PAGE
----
I worked on several things, many of which did not pan out. What ultimately led to publications was our work in embryonic stem cells (ESCs). This work was in collaboration with Bryce Carey, then a postdoc in David Allis’ lab. This collaboration came about because when I was thinking about the transition to postdoc, I was really interested in this very new concept that intracellular metabolites were not only substrates for biochemical processes involved in metabolism, but also for processes that could control cell fate, like histone or DNA modifications. Craig Thompson had published a paper demonstrating that the metabolite succinate controlled HIF stability, which was very influential to me during my PhD, and Dave Allis was a pioneer in chemical modifications of histones, so I thought one of those two labs would be a really good fit to study the links between metabolites and chromatin. I ended up joining Craig's lab, where I started working on a completely different project studying propionate metabolism. Unfortunately, despite a lot of hard work, it was clear the question I was asking wasn't well matched to the system I was studying. When I said to Craig, ‘I think my project is dead’, he said, ‘oh, one year in, you're right on schedule’.

Conveniently, right around that time, we had just done our first isotope tracing in ESCs with the Allis lab, and the data was astonishing; it showed this black and white difference between the cells in different stages of pluripotency. This then became the focus of my postdoc, and we showed that different states of pluripotency have different levels of metabolites that control chromatin and cell fate. This was the dream hypothesis all along, but we got there accidentally. I often wonder what would have happened if those data had landed in our laps at a different time. What if my other project had been going really well? It all worked out in the end, though, and we realised that ESCs are a phenomenal system to study cell metabolism.

Why did you decide to stay at Sloan Kettering as a group leader?

A lot of different factors go into the decision of where you open your lab; many of them are scientific, as you need to think about where you're going to have the resources and support you need to do the science you want. But there are also many personal considerations, for example, where you are going to be able to live the life that you want to live. In many ways, becoming a group leader is the first potentially permanent position of our lives, so this is a big decision. I am absolutely thrilled to be at Sloan Kettering for both personal (I'm from New York!) and scientific reasons. The Sloan Kettering Institute is committed to fundamental, basic science and is full of extraordinary researchers studying cell, developmental and molecular biology. We also have more disease-oriented programmes and, of course, we are surrounded by one of the best cancer hospitals in the world, which provides incredible opportunities to study metabolism in clinical contexts. I'm very happy to be in an environment that values basic research and gives us the freedom to go wherever we think there are important questions.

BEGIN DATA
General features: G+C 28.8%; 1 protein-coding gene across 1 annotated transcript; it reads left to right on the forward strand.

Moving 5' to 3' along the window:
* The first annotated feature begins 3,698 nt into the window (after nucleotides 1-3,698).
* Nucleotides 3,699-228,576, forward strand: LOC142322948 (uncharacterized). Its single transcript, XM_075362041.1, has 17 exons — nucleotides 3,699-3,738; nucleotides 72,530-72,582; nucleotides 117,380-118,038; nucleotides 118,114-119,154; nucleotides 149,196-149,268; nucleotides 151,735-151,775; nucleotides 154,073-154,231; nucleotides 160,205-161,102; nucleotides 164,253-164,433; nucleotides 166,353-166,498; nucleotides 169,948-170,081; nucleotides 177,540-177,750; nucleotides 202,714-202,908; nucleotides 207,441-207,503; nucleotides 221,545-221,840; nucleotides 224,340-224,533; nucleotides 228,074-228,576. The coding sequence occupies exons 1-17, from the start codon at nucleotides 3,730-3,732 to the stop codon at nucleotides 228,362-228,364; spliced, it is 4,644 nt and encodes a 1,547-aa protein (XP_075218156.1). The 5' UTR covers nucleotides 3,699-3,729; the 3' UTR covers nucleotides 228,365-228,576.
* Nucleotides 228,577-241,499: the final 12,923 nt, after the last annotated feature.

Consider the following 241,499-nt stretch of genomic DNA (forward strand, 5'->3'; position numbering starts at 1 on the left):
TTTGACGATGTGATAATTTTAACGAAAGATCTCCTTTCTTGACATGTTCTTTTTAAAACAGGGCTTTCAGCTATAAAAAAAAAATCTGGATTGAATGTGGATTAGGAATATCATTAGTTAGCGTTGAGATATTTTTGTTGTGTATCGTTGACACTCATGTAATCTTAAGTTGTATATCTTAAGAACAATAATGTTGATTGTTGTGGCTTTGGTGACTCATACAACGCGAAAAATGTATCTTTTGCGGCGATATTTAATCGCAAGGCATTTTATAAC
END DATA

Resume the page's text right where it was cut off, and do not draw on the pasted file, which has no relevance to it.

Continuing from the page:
What are the main questions your lab is trying to answer?

During my postdoc with Craig Thompson, we showed that the metabolite α-ketoglutarate controlled cell fate in ESCs. So, the founding goal of my lab was to figure out how α-ketoglutarate can control cell fate; some of the first papers from my lab helped to extend this regulatory role to cancer and adult stem cells as well. Working with Elaine Fuchs, we showed that α-ketoglutarate controls epidermal differentiation. We also teamed up with Scott Lowe's lab and showed that α-ketoglutarate controls cell fate in pancreatic cancer. There are lots of hypotheses as to how this metabolite influences cell fate; the obvious hypothesis is that it is regulatory because it is a co-substrate for a large family of enzymes that control histone and DNA demethylation, among other processes. I think that is still the most viable hypothesis, but we have work to do to test it. More generally, we want to understand more about this interface between metabolism and the regulation of cell fate, particularly regarding specificity; how can a metabolite ever induce a coherent fate change when it doesn't have any inherent sequence-specific information? What are the mechanisms that allow for specificity to arise? And then of course, is this a physiological process that is happening during development?

You recently published a paper describing a non-canonical TCA cycle that is required for the exit of ESCs from pluripotency. What are your thoughts on the shift in the field, recognising that metabolism is a driver of differentiation, rather than a product of it?